For this year's festive season, each day until Christmas we bring you 12 Facts of Christmas. Here's Day Four.
If you’re a kid in Catalonia, you don’t get your Christmas treats from a fireplace-hung stocking. Instead, you have to take sticks and beat them out of a blanket-covered wooden log. The Tió de Nadal (or Caga Tió, ‘poop log’), a specially decorated log with a smiley face and little stick legs, is kept in the house from 8 December, when Catalans celebrate the Feast of the Immaculate Conception.
Catalans can get these logs at Christmas markets and even supermarkets. Once tió has taken up residence in the house, children look after it by keeping it warm under a blanket and leaving it food and water every night—the more generous they are, the more the log can be expected to give back.
Pre-made Christmas logs for sale at a Catalan market.
PHOTO: SheepRUs, Flickr/CC BY-NC-ND 2.0
After all that nurturing, on Christmas Day the log is “ready” to literally poop out its goodies, and is ordered to do so as the children sing songs and take turns to whack it with sticks. Of course, at this point the parents have secretly filled the log with treats such as candy, nuts, and nougat, while the children have been sent out of the room to pray that tió will deliver good presents.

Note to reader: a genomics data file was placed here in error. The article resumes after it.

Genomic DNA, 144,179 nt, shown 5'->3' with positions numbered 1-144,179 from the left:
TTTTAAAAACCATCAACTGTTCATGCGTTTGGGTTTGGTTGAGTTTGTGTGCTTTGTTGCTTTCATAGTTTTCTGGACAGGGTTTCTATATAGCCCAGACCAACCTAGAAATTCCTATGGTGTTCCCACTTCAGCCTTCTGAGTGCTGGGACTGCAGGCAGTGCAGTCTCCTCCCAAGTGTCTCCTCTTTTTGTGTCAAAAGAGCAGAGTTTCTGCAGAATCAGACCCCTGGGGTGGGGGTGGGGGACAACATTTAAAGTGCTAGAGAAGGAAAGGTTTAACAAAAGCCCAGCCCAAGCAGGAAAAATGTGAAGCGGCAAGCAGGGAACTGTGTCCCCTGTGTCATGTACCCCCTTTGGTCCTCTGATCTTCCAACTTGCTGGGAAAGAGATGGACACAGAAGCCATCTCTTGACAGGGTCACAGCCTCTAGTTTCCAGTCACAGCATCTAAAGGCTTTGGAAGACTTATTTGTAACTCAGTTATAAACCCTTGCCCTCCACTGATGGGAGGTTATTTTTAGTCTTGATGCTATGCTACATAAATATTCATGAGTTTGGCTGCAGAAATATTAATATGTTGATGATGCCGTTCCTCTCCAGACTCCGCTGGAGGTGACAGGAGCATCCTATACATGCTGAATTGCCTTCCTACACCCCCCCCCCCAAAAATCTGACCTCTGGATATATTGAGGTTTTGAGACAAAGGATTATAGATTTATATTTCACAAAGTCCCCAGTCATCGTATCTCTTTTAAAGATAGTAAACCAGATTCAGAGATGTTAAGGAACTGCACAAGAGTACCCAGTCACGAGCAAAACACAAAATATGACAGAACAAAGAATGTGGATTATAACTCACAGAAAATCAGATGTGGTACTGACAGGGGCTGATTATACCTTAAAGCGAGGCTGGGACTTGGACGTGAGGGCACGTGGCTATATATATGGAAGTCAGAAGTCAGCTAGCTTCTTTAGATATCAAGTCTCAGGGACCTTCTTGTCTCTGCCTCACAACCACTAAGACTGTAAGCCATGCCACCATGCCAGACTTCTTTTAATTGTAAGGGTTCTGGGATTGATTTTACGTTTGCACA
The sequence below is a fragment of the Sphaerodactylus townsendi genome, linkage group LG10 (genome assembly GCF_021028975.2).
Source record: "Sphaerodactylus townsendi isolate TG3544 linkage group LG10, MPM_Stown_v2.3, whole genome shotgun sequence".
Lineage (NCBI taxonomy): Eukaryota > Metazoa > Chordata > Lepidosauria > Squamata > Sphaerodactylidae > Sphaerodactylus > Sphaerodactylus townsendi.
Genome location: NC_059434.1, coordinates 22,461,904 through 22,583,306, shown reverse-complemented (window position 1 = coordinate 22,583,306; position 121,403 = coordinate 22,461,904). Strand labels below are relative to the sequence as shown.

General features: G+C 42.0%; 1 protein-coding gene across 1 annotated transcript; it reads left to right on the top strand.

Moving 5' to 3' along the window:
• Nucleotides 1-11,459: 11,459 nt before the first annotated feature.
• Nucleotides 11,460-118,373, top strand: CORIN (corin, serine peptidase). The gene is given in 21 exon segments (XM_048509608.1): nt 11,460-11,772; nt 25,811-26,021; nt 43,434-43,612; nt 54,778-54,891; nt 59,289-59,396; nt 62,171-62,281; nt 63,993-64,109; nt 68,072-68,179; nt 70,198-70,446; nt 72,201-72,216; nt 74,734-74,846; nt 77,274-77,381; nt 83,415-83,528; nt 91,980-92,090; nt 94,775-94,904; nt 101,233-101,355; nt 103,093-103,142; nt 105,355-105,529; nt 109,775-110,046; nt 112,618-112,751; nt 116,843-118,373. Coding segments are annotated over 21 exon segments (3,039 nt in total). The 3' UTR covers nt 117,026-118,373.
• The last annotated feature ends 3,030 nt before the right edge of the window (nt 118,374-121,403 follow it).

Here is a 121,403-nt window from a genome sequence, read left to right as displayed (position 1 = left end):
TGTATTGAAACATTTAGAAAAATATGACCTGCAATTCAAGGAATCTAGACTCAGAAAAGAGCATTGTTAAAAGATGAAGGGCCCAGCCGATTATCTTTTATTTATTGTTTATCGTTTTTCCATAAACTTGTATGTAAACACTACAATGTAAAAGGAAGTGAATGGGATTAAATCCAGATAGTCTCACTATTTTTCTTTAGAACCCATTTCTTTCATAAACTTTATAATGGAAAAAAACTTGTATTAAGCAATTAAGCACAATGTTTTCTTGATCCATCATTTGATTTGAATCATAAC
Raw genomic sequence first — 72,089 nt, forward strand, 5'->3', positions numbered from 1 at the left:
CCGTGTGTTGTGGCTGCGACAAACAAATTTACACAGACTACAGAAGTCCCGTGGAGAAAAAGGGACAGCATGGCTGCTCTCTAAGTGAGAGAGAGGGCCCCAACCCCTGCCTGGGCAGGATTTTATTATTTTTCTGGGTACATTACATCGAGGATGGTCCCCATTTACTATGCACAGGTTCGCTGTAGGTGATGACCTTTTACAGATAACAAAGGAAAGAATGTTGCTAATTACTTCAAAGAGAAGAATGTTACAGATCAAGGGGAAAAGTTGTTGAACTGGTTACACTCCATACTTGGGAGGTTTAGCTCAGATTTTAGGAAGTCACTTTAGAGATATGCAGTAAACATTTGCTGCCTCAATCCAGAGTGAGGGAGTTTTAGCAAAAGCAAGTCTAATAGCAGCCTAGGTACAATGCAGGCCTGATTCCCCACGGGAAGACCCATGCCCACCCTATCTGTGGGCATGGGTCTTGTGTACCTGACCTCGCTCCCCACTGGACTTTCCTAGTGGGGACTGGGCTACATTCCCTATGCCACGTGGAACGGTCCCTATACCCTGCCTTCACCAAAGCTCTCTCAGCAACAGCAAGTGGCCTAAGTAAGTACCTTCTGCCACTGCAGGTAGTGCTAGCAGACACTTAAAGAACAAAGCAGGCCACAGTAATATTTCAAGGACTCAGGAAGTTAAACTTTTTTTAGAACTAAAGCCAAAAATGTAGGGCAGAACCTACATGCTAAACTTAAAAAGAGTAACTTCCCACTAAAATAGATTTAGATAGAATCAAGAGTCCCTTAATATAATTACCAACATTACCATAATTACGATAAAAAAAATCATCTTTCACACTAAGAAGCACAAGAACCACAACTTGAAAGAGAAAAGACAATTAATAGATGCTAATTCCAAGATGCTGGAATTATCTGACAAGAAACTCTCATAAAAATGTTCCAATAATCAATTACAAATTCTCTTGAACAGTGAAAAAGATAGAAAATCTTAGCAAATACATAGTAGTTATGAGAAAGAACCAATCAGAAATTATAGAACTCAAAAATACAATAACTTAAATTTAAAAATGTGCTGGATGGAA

Thus, once all the songs are sung and the log has been given a good beating, the children lift the blanket to find what the log has pooped out, and everyone shares the treats. Traditionally the log was burnt in the fireplace, and ashes scattered on the fields to ensure a good harvest the following year. However, these days the family just stores the log in a cupboard until next year's festivities.
In case you are curious, here are the lyrics to one of the traditional Catalan pooping log songs:
Avellanes i mató,
Si no cagues bé
Et daré un cop de bastó.
Shit nougats (turrón),
Hazelnuts and mató cheese,
If you don't shit well,
I'll hit you with a stick,